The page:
As the adage goes, don’t make a promise you cannot keep. An insurance policy, like any other contract, involves a commitment from both sides. For third-party liability policies, an insurer typically commits to a broad duty to defend the policyholder against any suits alleging claims that have a potential for coverage under the insurance policy. However, when a claim arises, insurers have a financial interest in trying to get off the hook. At times, policyholders need to turn to the courts for help reeling insurers in and forcing them to follow through with their commitments.
Recently, in Hanover Insurance Company v. Paul M. Zagaris, Inc., the Ninth Circuit ruled that an insurer had to defend its insured, a real estate brokerage firm, in a proposed class action suit because there was a potential for coverage for at least one of the alleged claims. The plaintiffs alleged that the real estate brokerage firm had received undisclosed kickbacks from the sale of natural-hazard disclosure reports to its clients. Specifically, they claimed that the firm breached its fiduciary duties, deceived its clients by omission, engaged in constructive fraud, and was unjustly enriched, among other things.
The insurer argued that it did not owe a duty to defend the policyholder under a professional liability policy because all the allegations in the underlying suit were excluded from coverage as “deceptive business practices.” However, the Ninth Circuit affirmed a lower court ruling that the insurer had a duty to defend because of the possibility that the underlying claims would be covered. It found that the causes of action for breach of fiduciary duty and constructive fraud had the potential to be covered because such claims would not necessarily “arise out of … deceptive business practices.” The Ninth Circuit found it possible that, in the underlying class action, the policyholder would be found to have breached its fiduciary duties or engaged in constructive fraud without having acted fraudulently or deceptively, because the policyholder’s failure to disclose its interest in the sale of natural-hazard disclosure reports was an omission. Therefore, the insurer had not met its burden of demonstrating that it would be impossible for any of the claims to fall within coverage and could not evade its duty to defend the policyholder. Moreover, under California law, an insurer must provide a defense for the entire action when it alleges both potentially covered claims and excluded claims. The insurer may not provide a partial defense only for potentially covered claims and not for the excluded claims. For these reasons, the insurer was on the hook to provide a defense for the entire underlying class action suit.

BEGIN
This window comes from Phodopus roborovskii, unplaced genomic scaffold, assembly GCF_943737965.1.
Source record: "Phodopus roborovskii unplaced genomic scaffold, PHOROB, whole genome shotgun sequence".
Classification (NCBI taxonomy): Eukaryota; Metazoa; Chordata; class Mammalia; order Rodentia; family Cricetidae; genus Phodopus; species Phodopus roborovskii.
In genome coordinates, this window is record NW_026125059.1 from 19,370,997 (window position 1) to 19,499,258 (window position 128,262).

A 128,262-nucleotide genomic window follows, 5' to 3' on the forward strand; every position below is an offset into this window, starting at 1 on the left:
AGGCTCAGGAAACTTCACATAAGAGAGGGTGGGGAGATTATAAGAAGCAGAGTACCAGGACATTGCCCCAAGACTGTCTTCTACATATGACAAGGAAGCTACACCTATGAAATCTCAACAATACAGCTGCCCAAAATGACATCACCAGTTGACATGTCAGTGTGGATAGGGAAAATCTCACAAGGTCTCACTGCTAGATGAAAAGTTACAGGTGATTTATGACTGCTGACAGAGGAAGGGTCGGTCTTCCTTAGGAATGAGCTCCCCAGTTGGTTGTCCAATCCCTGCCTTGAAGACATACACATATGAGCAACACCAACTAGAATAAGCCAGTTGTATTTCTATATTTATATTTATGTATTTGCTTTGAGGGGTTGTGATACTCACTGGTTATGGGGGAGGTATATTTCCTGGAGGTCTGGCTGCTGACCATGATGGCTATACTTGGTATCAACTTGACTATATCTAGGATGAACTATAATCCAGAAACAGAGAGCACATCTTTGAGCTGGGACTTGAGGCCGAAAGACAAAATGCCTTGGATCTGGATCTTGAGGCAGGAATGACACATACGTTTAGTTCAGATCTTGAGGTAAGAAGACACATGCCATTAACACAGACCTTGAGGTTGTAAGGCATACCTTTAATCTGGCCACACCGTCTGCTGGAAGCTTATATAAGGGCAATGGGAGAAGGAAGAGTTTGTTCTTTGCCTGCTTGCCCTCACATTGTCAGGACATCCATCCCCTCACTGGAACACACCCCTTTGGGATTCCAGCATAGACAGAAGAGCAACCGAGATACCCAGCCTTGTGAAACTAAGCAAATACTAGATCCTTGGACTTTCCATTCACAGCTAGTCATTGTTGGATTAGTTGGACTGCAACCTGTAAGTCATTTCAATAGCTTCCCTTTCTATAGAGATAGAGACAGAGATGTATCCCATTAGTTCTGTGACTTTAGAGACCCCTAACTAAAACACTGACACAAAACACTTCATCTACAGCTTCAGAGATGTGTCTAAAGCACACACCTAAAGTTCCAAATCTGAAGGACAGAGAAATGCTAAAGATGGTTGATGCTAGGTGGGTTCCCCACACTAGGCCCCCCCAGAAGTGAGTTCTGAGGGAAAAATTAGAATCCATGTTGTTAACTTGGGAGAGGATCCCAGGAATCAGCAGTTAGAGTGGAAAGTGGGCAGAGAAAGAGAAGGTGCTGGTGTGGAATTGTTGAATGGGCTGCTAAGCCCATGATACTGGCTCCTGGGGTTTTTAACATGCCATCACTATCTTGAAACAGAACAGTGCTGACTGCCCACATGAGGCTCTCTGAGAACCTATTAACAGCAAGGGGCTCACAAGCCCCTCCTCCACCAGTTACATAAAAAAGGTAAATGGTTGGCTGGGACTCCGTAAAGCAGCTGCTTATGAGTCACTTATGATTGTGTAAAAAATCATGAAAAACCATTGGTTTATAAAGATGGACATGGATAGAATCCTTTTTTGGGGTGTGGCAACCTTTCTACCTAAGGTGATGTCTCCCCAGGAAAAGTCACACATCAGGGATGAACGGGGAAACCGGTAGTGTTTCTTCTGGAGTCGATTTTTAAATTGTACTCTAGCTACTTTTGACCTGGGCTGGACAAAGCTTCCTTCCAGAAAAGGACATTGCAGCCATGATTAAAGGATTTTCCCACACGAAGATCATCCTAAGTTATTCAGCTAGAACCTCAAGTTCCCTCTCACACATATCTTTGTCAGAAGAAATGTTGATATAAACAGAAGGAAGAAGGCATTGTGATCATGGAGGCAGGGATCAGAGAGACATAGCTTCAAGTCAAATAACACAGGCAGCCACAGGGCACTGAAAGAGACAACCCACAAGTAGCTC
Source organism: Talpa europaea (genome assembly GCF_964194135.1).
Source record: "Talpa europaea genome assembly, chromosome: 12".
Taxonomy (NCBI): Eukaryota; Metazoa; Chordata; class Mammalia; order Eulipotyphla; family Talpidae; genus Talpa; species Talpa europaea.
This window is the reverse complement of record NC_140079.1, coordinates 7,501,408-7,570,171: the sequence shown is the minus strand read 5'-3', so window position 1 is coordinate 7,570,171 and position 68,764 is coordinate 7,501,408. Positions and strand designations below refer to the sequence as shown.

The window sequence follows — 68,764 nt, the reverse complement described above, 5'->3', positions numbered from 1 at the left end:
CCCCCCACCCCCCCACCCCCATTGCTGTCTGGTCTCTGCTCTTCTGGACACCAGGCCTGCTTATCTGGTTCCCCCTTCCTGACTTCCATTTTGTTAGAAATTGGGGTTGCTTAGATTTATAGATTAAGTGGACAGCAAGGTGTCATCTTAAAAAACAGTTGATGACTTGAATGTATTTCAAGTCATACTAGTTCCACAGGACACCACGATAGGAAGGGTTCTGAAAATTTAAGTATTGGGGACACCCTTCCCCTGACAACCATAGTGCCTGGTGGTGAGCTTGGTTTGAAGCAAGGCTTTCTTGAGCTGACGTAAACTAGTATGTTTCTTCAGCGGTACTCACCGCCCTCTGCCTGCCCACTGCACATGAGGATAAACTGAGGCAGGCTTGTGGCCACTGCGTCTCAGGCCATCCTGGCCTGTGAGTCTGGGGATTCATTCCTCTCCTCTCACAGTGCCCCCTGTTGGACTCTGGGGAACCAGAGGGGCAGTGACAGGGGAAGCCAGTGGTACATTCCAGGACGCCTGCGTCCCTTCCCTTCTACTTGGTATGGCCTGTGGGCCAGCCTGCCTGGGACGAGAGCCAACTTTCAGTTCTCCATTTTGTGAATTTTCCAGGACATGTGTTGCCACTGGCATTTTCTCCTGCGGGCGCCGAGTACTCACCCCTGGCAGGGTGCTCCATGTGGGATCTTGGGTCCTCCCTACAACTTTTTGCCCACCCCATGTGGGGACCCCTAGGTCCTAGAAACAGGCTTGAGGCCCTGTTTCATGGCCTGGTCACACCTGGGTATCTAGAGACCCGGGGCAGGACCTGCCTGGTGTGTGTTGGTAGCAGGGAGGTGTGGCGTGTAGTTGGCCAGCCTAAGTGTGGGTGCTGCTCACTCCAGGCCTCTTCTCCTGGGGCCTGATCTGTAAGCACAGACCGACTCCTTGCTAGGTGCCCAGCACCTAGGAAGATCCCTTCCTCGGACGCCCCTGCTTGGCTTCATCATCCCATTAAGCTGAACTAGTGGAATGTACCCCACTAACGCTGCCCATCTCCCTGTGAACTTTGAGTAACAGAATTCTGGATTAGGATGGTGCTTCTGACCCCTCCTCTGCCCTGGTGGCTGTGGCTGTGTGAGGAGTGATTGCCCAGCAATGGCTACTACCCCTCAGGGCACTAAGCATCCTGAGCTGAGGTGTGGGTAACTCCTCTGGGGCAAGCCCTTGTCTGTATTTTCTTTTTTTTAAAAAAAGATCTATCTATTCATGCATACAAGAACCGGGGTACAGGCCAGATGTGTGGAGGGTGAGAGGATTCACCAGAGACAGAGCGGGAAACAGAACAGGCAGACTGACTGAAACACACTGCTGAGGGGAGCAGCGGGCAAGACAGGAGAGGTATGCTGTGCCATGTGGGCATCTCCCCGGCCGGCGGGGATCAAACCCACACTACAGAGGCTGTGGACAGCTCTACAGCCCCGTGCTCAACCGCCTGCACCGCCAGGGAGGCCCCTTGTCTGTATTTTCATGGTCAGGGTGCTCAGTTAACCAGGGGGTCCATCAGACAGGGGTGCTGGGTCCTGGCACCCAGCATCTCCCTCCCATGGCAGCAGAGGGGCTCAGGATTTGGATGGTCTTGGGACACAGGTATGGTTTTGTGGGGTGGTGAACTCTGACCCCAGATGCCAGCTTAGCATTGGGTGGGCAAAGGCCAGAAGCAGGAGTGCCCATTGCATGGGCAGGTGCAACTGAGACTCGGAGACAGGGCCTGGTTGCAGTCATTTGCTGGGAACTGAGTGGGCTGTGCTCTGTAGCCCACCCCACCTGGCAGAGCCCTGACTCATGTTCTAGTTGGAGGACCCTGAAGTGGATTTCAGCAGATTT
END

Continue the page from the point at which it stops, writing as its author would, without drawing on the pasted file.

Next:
The Zagaris opinion serves as an important reminder that under a third-party liability insurance policy, insurers owe a broad duty to defend a policyholder against claims even if at first blush they appear to involve excluded conduct. As long as at least one claim against the policyholder can potentially fall within coverage, the insurer is on the hook for the entire defense. While insurers often try to wriggle free, even when there is coverage, it is up to policyholders and courts to hold them accountable to the policy language and to keep them on the hook for a complete defense.